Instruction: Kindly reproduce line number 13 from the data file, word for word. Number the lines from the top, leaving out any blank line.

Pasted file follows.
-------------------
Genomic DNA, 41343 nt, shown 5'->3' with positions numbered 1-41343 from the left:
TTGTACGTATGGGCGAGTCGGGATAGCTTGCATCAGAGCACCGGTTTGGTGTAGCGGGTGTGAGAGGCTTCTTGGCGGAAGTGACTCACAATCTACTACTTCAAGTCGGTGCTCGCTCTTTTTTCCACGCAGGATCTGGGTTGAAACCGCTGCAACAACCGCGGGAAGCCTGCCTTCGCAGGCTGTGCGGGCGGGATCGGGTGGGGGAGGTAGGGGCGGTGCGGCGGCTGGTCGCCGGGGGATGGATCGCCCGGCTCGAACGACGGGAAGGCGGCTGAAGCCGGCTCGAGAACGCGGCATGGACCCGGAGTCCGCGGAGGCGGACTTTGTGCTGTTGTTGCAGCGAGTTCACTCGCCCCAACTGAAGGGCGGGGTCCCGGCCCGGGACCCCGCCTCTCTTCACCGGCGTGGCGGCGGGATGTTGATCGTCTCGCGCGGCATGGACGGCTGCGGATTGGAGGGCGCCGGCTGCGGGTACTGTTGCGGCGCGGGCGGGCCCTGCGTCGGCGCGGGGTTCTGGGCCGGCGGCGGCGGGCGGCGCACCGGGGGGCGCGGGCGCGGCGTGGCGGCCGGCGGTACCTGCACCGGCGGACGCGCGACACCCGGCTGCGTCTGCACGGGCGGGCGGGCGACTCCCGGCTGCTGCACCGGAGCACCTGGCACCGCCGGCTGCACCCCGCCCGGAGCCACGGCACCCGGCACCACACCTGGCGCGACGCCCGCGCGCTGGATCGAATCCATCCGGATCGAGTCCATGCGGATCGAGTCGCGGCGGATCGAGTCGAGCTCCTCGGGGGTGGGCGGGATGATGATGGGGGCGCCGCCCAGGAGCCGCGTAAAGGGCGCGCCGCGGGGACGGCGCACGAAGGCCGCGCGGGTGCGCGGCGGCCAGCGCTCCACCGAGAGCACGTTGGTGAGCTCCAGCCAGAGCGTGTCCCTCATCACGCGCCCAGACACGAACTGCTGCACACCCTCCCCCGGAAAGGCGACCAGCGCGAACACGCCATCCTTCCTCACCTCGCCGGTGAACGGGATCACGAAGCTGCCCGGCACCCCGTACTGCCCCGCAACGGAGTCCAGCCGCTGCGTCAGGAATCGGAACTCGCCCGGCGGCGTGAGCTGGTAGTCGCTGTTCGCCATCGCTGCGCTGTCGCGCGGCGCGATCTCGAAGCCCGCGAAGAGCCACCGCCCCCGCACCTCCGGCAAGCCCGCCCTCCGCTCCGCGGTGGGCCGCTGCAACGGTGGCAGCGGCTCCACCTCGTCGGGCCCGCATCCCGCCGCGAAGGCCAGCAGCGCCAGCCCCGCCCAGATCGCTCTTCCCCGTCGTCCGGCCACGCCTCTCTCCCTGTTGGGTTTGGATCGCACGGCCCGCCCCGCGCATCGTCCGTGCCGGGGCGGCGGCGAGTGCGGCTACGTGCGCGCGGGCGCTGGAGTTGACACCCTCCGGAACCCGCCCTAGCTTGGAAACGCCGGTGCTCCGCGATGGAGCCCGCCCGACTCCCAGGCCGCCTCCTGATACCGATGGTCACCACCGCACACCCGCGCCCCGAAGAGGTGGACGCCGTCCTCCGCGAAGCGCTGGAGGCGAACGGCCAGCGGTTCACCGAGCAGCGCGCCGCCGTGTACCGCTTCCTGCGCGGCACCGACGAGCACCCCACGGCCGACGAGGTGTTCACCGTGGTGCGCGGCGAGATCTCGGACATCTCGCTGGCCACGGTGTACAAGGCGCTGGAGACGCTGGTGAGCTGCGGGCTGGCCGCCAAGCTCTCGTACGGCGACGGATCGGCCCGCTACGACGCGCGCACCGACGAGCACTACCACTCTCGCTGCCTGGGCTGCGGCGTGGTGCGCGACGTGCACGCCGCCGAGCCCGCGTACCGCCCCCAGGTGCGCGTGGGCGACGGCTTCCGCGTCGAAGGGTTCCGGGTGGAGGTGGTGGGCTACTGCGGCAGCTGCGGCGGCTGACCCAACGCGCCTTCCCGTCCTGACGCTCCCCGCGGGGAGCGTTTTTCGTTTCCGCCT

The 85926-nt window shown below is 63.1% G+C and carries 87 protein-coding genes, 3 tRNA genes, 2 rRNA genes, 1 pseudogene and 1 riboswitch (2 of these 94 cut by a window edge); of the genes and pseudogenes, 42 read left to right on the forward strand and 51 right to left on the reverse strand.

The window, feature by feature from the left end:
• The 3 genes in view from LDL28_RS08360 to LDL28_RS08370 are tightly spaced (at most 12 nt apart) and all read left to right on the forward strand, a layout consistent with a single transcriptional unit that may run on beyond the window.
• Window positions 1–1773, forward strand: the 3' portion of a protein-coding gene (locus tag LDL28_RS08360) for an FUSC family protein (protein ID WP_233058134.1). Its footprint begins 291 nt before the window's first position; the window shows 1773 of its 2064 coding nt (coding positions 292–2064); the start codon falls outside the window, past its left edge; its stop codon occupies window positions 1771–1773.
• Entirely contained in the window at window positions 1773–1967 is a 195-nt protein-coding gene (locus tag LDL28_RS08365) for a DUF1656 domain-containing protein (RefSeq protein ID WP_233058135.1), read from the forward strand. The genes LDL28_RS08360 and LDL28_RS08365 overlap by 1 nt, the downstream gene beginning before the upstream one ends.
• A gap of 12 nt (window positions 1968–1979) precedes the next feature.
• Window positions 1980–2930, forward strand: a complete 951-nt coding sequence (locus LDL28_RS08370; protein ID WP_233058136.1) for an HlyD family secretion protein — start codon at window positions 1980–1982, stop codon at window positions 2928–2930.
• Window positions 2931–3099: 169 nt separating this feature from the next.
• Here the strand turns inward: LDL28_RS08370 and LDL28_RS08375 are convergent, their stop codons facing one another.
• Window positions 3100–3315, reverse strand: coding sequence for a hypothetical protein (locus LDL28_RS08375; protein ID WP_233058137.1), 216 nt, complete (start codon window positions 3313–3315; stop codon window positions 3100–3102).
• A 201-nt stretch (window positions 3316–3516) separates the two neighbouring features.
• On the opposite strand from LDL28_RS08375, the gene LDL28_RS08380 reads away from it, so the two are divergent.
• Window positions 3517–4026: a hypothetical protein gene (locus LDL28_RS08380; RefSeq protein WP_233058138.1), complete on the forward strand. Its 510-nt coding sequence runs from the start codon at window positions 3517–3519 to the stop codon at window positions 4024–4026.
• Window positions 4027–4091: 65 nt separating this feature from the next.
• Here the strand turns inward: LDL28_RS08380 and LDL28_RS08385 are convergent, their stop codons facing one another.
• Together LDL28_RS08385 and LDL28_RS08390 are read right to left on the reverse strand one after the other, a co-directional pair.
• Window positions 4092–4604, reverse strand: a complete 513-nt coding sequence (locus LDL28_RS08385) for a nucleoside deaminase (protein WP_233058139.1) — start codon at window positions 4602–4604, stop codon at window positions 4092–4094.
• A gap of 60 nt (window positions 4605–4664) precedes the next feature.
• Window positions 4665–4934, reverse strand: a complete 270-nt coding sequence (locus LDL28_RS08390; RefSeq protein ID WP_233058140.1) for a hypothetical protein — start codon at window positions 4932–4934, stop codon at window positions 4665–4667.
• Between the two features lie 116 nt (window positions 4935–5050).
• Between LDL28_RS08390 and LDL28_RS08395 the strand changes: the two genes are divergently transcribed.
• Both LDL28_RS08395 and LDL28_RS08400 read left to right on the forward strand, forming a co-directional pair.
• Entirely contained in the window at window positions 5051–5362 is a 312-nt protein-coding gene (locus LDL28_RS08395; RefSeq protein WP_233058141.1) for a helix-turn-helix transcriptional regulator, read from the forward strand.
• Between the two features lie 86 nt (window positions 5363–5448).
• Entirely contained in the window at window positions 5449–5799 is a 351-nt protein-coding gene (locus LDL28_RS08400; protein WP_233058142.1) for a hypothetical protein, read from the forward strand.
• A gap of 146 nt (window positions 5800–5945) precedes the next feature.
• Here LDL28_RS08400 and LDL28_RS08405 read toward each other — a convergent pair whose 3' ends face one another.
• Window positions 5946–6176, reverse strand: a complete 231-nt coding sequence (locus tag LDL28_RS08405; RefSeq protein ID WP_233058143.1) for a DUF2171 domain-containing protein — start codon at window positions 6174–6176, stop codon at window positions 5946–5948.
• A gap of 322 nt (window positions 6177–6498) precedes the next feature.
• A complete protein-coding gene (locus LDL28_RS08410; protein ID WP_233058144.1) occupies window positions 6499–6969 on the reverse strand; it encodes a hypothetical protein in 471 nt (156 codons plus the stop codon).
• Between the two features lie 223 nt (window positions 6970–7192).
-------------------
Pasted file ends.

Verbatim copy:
• A 201-nt stretch (window positions 3316–3516) separates the two neighbouring features.